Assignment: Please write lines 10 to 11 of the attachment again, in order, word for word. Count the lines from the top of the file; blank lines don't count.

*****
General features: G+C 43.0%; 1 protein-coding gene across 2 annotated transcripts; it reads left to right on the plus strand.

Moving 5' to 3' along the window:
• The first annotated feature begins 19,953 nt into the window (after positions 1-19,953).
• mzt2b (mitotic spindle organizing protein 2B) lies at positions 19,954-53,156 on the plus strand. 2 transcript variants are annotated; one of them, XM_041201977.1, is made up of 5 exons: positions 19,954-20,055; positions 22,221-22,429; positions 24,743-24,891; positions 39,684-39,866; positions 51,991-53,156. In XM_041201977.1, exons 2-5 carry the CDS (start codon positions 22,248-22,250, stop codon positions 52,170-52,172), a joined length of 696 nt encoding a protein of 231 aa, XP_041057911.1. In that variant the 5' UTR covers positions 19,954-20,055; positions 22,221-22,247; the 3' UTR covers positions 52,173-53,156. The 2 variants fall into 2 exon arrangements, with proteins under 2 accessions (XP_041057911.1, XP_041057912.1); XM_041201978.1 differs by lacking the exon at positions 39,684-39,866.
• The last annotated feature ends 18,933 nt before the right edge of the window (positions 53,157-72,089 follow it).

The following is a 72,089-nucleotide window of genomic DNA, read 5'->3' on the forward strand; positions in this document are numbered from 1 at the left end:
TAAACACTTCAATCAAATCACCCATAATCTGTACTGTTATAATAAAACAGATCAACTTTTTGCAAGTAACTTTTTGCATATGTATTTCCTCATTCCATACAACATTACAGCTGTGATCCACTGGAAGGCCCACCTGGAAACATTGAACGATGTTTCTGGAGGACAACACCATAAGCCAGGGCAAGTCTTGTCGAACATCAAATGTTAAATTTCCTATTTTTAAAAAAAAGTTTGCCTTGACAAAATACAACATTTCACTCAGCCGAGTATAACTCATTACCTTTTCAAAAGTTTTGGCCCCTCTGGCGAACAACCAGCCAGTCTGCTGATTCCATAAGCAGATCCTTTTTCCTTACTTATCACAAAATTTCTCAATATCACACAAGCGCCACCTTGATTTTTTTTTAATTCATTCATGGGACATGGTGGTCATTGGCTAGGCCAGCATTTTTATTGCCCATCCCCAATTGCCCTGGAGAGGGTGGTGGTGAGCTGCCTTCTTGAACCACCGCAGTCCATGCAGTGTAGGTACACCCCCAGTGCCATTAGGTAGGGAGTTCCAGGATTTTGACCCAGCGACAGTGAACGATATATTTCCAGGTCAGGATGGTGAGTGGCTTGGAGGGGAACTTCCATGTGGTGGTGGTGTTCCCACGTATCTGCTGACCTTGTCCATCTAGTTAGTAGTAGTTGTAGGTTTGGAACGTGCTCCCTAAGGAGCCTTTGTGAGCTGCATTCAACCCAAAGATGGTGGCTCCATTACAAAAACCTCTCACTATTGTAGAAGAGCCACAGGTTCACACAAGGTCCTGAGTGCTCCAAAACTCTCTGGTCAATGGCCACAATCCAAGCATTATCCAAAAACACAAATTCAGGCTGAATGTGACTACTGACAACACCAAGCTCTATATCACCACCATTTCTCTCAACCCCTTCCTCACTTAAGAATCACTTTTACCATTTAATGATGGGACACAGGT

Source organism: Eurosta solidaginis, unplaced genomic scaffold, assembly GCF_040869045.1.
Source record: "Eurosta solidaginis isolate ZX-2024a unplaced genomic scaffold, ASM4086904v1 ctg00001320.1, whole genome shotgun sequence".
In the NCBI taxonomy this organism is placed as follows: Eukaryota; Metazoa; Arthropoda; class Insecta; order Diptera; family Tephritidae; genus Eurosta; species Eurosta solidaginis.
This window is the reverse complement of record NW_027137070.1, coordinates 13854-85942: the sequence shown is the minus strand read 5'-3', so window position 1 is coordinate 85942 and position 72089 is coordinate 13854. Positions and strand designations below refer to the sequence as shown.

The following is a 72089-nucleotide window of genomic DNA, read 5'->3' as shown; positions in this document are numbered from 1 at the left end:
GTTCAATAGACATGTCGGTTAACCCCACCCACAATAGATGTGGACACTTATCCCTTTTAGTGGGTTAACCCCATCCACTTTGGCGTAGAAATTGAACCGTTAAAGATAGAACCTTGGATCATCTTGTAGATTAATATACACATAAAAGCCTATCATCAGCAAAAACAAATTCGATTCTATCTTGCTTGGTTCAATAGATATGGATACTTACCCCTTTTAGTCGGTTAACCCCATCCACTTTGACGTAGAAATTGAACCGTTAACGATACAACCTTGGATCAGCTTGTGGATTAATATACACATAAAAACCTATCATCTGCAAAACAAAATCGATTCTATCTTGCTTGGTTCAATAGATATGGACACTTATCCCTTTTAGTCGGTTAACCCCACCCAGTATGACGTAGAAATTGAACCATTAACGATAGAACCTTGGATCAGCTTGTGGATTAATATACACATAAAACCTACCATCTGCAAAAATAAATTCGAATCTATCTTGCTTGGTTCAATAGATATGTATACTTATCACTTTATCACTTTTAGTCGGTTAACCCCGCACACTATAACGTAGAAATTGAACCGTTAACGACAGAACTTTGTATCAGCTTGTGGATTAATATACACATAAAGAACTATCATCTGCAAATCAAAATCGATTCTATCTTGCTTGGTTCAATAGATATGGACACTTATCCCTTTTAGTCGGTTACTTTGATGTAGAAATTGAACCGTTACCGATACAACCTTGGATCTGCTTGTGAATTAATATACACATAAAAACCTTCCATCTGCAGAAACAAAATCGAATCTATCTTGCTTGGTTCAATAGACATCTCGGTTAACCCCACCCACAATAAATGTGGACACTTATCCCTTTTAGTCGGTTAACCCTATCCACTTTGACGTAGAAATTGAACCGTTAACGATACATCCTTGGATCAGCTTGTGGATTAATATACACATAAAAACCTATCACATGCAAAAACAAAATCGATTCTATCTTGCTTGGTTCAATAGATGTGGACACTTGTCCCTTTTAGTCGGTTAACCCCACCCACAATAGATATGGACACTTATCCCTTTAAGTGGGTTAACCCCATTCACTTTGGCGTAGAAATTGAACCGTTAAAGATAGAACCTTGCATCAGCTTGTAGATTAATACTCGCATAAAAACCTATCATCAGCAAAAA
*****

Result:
In the NCBI taxonomy this organism is placed as follows: Eukaryota; Metazoa; Arthropoda; class Insecta; order Diptera; family Tephritidae; genus Eurosta; species Eurosta solidaginis.
This window is the reverse complement of record NW_027137070.1, coordinates 13854-85942: the sequence shown is the minus strand read 5'-3', so window position 1 is coordinate 85942 and position 72089 is coordinate 13854. Positions and strand designations below refer to the sequence as shown.